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2016 Miami Marlins Season Review: Derek Dietrich

Photo: Mike Ehrmann/Getty Images

Derek Dietrich was the ultimate jack-of-all-trades for the Marlins last season, as the 27 year old played multiple games at left field, first base, second base, and third base. This was Dietrich’s first full season, as he only spent five games in the minors last season when he was rehabbing from injury. Dietrich played a career high 128 games and he had a career high 351 at-bats, which allowed for the utility man to see his numbers increase.

Dietrich had career bests in batting average (.279), RBIs (42), doubles (20), and walks (32). Dietrich accomplished something he never had done before in July, as Dietrich had his first ever walk off hit against the St. Louis Cardinals. Dietrich’s triple helped defeat the Cardinals 5-4 which was a crucial victory for the Marlins, who were in the thick of the wild card race at the time.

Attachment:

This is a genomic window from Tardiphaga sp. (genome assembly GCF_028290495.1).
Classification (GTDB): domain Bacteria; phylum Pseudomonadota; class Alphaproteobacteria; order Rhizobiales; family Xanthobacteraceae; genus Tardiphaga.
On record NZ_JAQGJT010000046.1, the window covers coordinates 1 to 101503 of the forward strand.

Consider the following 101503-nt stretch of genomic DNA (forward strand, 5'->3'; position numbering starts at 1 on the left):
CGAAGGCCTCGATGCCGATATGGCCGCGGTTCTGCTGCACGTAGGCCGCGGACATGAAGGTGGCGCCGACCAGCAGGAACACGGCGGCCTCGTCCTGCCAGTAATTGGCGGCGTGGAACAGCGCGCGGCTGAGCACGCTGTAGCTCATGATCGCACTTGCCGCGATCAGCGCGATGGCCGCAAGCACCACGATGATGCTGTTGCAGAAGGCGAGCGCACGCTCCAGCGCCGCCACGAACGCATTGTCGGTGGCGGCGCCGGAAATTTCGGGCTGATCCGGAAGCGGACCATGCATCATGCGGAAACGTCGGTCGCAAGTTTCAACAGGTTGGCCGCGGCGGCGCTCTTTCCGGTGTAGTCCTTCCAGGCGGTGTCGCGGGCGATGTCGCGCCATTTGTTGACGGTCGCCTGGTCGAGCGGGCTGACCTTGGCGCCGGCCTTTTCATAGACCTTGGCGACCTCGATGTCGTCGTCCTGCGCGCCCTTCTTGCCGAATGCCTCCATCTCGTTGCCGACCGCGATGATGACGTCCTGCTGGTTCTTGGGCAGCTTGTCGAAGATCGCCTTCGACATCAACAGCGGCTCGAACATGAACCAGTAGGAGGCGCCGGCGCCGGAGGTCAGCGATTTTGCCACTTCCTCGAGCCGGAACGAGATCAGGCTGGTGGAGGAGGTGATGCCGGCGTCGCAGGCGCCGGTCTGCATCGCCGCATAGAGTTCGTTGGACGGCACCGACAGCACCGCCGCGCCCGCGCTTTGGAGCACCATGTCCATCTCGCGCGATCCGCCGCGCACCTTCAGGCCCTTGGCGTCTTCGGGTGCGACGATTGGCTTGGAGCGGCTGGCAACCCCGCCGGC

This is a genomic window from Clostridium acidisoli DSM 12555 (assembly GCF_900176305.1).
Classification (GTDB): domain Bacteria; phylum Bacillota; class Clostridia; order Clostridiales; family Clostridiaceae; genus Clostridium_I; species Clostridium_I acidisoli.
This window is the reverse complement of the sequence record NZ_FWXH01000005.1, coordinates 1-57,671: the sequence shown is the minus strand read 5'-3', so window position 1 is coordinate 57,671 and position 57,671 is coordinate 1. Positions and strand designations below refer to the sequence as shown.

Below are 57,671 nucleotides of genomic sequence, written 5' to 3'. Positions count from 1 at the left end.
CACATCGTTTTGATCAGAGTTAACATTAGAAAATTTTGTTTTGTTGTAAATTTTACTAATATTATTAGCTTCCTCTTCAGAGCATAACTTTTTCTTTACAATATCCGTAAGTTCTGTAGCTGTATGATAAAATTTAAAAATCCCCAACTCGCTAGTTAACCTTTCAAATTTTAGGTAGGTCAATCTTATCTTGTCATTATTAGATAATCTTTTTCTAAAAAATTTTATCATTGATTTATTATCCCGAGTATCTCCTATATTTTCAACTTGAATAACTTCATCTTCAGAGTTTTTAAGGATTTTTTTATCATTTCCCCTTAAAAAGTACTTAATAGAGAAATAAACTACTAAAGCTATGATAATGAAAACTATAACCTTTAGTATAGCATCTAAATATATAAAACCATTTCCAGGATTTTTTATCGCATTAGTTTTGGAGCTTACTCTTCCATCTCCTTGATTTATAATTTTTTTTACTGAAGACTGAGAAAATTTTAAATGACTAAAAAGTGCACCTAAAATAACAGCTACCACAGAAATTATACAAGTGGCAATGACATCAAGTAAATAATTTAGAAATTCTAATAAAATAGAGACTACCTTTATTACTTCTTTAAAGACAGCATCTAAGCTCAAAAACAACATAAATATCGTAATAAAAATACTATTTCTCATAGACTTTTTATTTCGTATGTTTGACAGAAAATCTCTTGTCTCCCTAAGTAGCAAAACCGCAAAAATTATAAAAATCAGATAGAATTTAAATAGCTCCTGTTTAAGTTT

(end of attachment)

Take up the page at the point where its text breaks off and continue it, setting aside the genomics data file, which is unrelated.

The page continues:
Dietrich hit a lot better when he was going against righties, as he batted .297 against right-handed pitchers compared to a .200 batting average against lefties. He also seemed to do better on the road, as he batted .293 on the road, while batting .261 at home. Dietrich stayed consistent for most of the season, except in July, when he had his biggest slump of the season.

Dietrich batted a season-low .171, and he went through a dreadful 0-23 stretch during July. Other than July, Dietrich never batted lower than .270. Dietrich avoided many injuries during the season. The first came in May, when he was hit in the head by a foul ball. His next injury scare came only a few days later, when he was hit in the wrist by Tony Watson.

Dietrich only had a bone bruise in his wrist from that, but he couldn’t avoid the disabled list in August, when he was put on the 15-day DL after suffering a right knee contusion. Dietrich posted a BB% of 7.8%, which is a slight decline from 2015, when his BB% was 7.8%. Dietrich had a career low K% of 20.4%. Dietrich also posted a career best wRC, which increased from 40 to 59 in one season.

His ISO (Isolated Power) took a steep drop from 2015, as it went from .200 to .145. Dietrich will continue to be a major part of the Marlins core going forward. Dietrich could be traded for a starting pitcher, but if he stays put, he will continue to be a Swiss army knife for the Marlins.